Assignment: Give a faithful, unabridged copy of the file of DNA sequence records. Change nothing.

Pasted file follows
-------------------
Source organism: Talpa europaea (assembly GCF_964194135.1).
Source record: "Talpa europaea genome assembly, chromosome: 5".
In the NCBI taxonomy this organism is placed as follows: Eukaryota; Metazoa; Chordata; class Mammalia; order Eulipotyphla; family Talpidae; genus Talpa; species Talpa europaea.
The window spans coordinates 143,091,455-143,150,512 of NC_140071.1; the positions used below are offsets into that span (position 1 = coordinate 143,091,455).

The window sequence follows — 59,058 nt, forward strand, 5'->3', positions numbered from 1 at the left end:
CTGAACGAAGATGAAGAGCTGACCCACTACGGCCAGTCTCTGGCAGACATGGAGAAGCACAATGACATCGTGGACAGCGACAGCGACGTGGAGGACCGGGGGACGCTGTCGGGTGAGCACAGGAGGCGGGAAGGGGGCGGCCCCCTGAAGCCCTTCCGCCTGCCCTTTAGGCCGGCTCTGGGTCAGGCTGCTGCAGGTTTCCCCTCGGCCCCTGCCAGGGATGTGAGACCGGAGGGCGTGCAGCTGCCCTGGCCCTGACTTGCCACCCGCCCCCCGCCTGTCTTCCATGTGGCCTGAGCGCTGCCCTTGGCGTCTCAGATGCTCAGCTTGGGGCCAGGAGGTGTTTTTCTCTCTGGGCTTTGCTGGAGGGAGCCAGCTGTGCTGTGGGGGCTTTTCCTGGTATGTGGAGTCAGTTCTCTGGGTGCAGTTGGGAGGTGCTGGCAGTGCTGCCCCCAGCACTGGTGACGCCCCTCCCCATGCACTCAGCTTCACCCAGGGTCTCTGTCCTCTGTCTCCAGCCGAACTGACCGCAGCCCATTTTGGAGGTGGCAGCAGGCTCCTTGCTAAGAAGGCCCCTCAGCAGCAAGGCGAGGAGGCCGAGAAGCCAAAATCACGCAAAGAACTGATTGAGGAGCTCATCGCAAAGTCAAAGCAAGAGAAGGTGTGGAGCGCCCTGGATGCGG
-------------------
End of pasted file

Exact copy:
Source organism: Talpa europaea (assembly GCF_964194135.1).
Source record: "Talpa europaea genome assembly, chromosome: 5".
In the NCBI taxonomy this organism is placed as follows: Eukaryota; Metazoa; Chordata; class Mammalia; order Eulipotyphla; family Talpidae; genus Talpa; species Talpa europaea.
The window spans coordinates 143,091,455-143,150,512 of NC_140071.1; the positions used below are offsets into that span (position 1 = coordinate 143,091,455).

The window sequence follows — 59,058 nt, forward strand, 5'->3', positions numbered from 1 at the left end:
CTGAACGAAGATGAAGAGCTGACCCACTACGGCCAGTCTCTGGCAGACATGGAGAAGCACAATGACATCGTGGACAGCGACAGCGACGTGGAGGACCGGGGGACGCTGTCGGGTGAGCACAGGAGGCGGGAAGGGGGCGGCCCCCTGAAGCCCTTCCGCCTGCCCTTTAGGCCGGCTCTGGGTCAGGCTGCTGCAGGTTTCCCCTCGGCCCCTGCCAGGGATGTGAGACCGGAGGGCGTGCAGCTGCCCTGGCCCTGACTTGCCACCCGCCCCCCGCCTGTCTTCCATGTGGCCTGAGCGCTGCCCTTGGCGTCTCAGATGCTCAGCTTGGGGCCAGGAGGTGTTTTTCTCTCTGGGCTTTGCTGGAGGGAGCCAGCTGTGCTGTGGGGGCTTTTCCTGGTATGTGGAGTCAGTTCTCTGGGTGCAGTTGGGAGGTGCTGGCAGTGCTGCCCCCAGCACTGGTGACGCCCCTCCCCATGCACTCAGCTTCACCCAGGGTCTCTGTCCTCTGTCTCCAGCCGAACTGACCGCAGCCCATTTTGGAGGTGGCAGCAGGCTCCTTGCTAAGAAGGCCCCTCAGCAGCAAGGCGAGGAGGCCGAGAAGCCAAAATCACGCAAAGAACTGATTGAGGAGCTCATCGCAAAGTCAAAGCAAGAGAAGGTGTGGAGCGCCCTGGATGCGG